These three people slept and dreamed, while outside the house the moon grew large, and seemed to move across the sky until it was out over the ocean and growing smaller and paler. In his dream, someone is offering Myers a glass of Scotch, but just as he is about to take it, reluctantly, he wakes up in a sweat, his heart racing.
Sol dreams that he is changing a tire on a truck and that he has the use of both of his arms.
Bonnie dreams that she is taking two–no, three–children to the park. She even has names for the children. She named them just before the trip to the park. Millicent, Dionne, and Randy. Randy keeps wanting to pull away from her and go his own way.
Soon, the sun breaks over the horizon and birds begin calling to each other. The Little Quilcene River rushes down through the valley, shoots under the highway bridge, rushes another hundred yards over sand and sharp rocks, and pours into the ocean. An eagle flies down from the valley and over the bridge and begins to pass up and down the beach. A dog barks.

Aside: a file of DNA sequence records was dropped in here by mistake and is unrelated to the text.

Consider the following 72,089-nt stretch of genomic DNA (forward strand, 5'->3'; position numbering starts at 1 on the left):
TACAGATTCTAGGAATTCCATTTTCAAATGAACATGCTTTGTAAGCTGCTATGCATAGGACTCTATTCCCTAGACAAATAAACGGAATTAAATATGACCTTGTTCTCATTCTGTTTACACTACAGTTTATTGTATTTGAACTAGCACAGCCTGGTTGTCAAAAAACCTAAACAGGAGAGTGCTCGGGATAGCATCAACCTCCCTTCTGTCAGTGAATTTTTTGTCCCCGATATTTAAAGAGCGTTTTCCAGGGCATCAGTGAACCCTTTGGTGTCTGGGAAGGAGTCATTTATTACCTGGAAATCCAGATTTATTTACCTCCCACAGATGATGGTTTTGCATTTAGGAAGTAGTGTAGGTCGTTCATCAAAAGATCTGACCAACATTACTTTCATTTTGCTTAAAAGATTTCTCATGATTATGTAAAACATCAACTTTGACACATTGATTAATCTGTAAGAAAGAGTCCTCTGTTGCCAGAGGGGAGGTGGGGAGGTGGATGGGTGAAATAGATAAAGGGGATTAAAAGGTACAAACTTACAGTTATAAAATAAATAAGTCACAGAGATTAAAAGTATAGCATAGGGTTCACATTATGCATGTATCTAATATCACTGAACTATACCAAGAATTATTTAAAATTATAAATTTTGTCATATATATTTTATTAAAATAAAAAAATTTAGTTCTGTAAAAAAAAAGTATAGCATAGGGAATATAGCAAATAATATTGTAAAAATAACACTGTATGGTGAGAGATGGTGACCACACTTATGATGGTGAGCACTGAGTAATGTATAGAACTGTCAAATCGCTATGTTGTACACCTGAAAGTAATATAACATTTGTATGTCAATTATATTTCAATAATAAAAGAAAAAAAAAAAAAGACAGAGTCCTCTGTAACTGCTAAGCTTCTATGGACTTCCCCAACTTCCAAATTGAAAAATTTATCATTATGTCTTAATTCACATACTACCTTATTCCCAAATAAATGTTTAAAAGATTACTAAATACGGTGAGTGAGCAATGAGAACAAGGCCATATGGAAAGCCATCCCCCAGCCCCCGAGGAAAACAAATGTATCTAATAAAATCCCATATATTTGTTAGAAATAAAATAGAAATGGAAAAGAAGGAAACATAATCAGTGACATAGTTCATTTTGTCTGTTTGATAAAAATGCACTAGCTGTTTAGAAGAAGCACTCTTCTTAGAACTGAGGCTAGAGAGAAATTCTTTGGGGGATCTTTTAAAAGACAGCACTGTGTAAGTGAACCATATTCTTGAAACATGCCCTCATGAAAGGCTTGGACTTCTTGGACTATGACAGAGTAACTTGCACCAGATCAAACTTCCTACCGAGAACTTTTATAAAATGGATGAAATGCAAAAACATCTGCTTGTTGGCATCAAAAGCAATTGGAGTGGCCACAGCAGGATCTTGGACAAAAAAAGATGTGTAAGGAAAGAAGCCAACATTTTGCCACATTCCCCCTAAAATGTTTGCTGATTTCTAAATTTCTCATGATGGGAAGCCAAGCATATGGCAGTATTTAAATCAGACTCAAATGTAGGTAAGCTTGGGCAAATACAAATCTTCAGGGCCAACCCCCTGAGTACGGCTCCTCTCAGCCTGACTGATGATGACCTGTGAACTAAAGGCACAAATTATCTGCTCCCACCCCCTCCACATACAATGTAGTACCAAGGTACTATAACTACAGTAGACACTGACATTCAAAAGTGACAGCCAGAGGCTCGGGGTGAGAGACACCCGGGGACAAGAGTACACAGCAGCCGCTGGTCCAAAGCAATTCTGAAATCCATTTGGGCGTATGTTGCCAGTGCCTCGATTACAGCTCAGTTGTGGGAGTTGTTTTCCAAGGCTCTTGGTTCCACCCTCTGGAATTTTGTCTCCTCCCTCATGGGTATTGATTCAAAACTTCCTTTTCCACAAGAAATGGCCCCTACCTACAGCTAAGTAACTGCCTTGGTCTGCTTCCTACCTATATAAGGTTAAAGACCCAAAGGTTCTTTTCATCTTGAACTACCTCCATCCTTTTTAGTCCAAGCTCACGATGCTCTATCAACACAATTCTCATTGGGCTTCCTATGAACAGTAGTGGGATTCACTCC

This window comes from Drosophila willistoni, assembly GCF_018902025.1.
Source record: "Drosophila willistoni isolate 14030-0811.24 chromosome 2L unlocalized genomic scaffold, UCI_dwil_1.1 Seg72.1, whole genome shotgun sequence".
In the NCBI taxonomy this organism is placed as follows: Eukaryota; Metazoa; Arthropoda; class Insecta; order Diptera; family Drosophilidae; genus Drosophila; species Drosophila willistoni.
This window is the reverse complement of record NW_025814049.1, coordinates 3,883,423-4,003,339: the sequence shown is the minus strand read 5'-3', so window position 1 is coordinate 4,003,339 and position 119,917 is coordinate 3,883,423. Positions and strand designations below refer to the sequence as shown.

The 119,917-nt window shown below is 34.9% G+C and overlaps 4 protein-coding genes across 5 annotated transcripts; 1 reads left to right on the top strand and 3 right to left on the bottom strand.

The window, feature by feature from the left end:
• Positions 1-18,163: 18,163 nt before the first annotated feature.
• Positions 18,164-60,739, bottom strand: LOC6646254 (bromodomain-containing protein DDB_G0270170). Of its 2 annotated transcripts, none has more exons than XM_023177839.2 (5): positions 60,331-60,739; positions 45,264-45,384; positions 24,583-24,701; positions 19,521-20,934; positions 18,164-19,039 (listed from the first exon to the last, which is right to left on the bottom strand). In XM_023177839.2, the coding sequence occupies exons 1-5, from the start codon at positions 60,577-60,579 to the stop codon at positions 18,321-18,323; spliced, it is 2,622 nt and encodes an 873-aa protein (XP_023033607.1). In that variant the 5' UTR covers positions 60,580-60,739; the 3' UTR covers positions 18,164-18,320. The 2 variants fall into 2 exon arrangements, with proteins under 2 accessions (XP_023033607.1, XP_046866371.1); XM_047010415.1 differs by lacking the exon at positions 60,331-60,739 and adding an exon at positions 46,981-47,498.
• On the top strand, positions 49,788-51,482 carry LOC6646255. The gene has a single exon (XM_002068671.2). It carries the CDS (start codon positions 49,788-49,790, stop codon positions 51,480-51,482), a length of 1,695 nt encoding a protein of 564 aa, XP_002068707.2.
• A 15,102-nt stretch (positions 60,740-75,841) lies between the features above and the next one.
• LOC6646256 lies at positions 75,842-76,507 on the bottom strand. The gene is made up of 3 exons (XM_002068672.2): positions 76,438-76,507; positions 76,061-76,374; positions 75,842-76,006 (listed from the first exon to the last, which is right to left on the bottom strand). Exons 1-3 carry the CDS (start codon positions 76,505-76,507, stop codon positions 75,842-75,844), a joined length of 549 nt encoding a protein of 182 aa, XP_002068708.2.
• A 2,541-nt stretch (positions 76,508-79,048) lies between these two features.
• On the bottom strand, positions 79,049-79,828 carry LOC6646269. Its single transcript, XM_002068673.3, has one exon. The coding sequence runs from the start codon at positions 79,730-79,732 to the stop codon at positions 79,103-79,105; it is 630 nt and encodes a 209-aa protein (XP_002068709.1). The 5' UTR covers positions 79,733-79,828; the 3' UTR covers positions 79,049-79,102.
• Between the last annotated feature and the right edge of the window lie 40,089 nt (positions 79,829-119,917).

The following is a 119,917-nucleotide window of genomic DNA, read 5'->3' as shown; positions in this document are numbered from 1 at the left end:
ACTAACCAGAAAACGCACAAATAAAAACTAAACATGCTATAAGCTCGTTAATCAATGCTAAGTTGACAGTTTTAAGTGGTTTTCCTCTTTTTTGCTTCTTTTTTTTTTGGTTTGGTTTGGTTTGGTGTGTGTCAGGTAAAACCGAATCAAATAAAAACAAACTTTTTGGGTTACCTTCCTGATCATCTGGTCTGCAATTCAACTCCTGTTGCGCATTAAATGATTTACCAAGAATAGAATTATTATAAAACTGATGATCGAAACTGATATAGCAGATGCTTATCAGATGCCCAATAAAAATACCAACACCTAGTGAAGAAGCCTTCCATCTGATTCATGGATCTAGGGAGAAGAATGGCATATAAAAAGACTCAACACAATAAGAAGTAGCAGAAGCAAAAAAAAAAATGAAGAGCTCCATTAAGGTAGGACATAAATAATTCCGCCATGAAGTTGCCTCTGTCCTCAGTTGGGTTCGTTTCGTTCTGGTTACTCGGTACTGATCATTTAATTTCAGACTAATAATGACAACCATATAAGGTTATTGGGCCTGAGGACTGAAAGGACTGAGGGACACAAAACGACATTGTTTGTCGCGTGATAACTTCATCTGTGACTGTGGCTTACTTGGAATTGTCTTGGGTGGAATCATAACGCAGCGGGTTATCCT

At this minute, Sol’s alarm goes off.
From Raymond Carver’s short story, Kindling (in the collection Call if You Need Me). I often try to explain to people why I love Carver so much, and I usually find myself incapable of doing so. When I was 16 I read my first collection of Carver stories (Cathedral) and I immediately fell in love with his writing. At times when I am feeling restless and unable to read long works of fiction, I turn to Carver and fall back in love again. I find Call if You Need Me a really, really wonderful collection: fiction, personal essays, a fragment of the novel he never finished, and some of Carver’s book reviews–which I particularly love for their sparsity and conciseness. Man, Ray, do I ever miss you.